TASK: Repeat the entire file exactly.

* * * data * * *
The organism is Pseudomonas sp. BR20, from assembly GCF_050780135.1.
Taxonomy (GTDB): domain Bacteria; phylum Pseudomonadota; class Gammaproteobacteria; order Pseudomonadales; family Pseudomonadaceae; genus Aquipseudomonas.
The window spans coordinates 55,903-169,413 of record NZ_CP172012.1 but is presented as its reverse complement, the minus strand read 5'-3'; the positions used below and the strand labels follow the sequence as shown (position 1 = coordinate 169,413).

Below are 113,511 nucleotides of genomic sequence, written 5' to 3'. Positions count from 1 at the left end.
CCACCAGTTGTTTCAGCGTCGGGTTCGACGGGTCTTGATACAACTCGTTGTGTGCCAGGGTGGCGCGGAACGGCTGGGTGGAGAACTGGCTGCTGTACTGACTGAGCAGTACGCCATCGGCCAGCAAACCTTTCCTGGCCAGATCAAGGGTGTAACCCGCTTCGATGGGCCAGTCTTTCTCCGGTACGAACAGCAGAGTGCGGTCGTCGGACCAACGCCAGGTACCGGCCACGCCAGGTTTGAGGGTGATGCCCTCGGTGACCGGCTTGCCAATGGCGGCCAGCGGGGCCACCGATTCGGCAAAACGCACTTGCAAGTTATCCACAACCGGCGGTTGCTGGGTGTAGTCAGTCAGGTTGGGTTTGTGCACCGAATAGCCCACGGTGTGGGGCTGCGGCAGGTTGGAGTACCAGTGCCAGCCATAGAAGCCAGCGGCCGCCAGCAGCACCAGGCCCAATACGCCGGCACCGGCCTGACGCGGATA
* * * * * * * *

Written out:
The organism is Pseudomonas sp. BR20, from assembly GCF_050780135.1.
Taxonomy (GTDB): domain Bacteria; phylum Pseudomonadota; class Gammaproteobacteria; order Pseudomonadales; family Pseudomonadaceae; genus Aquipseudomonas.
The window spans coordinates 55,903-169,413 of record NZ_CP172012.1 but is presented as its reverse complement, the minus strand read 5'-3'; the positions used below and the strand labels follow the sequence as shown (position 1 = coordinate 169,413).

Below are 113,511 nucleotides of genomic sequence, written 5' to 3'. Positions count from 1 at the left end.
CCACCAGTTGTTTCAGCGTCGGGTTCGACGGGTCTTGATACAACTCGTTGTGTGCCAGGGTGGCGCGGAACGGCTGGGTGGAGAACTGGCTGCTGTACTGACTGAGCAGTACGCCATCGGCCAGCAAACCTTTCCTGGCCAGATCAAGGGTGTAACCCGCTTCGATGGGCCAGTCTTTCTCCGGTACGAACAGCAGAGTGCGGTCGTCGGACCAACGCCAGGTACCGGCCACGCCAGGTTTGAGGGTGATGCCCTCGGTGACCGGCTTGCCAATGGCGGCCAGCGGGGCCACCGATTCGGCAAAACGCACTTGCAAGTTATCCACAACCGGCGGTTGCTGGGTGTAGTCAGTCAGGTTGGGTTTGTGCACCGAATAGCCCACGGTGTGGGGCTGCGGCAGGTTGGAGTACCAGTGCCAGCCATAGAAGCCAGCGGCCGCCAGCAGCACCAGGCCCAATACGCCGGCACCGGCCTGACGCGGATA